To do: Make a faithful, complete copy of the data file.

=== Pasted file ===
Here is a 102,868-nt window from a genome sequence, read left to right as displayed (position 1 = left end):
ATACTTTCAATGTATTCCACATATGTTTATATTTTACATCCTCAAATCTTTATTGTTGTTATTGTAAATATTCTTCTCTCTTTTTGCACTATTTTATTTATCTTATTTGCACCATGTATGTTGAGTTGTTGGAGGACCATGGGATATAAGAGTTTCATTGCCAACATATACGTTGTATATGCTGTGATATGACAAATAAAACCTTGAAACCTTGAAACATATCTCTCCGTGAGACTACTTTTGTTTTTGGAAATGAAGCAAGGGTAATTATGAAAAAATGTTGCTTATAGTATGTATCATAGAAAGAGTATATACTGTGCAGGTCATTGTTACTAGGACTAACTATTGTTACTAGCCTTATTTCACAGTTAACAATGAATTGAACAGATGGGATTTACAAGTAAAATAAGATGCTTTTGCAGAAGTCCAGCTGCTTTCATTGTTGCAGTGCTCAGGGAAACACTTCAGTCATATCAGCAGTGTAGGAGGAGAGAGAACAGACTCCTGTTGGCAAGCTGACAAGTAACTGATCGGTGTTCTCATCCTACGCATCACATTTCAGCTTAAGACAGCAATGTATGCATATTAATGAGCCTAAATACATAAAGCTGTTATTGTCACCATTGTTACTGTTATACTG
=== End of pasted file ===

Here is a 102,868-nt window from a genome sequence, read left to right as displayed (position 1 = left end):
ATACTTTCAATGTATTCCACATATGTTTATATTTTACATCCTCAAATCTTTATTGTTGTTATTGTAAATATTCTTCTCTCTTTTTGCACTATTTTATTTATCTTATTTGCACCATGTATGTTGAGTTGTTGGAGGACCATGGGATATAAGAGTTTCATTGCCAACATATACGTTGTATATGCTGTGATATGACAAATAAAACCTTGAAACCTTGAAACATATCTCTCCGTGAGACTACTTTTGTTTTTGGAAATGAAGCAAGGGTAATTATGAAAAAATGTTGCTTATAGTATGTATCATAGAAAGAGTATATACTGTGCAGGTCATTGTTACTAGGACTAACTATTGTTACTAGCCTTATTTCACAGTTAACAATGAATTGAACAGATGGGATTTACAAGTAAAATAAGATGCTTTTGCAGAAGTCCAGCTGCTTTCATTGTTGCAGTGCTCAGGGAAACACTTCAGTCATATCAGCAGTGTAGGAGGAGAGAGAACAGACTCCTGTTGGCAAGCTGACAAGTAACTGATCGGTGTTCTCATCCTACGCATCACATTTCAGCTTAAGACAGCAATGTATGCATATTAATGAGCCTAAATACATAAAGCTGTTATTGTCACCATTGTTACTGTTATACTG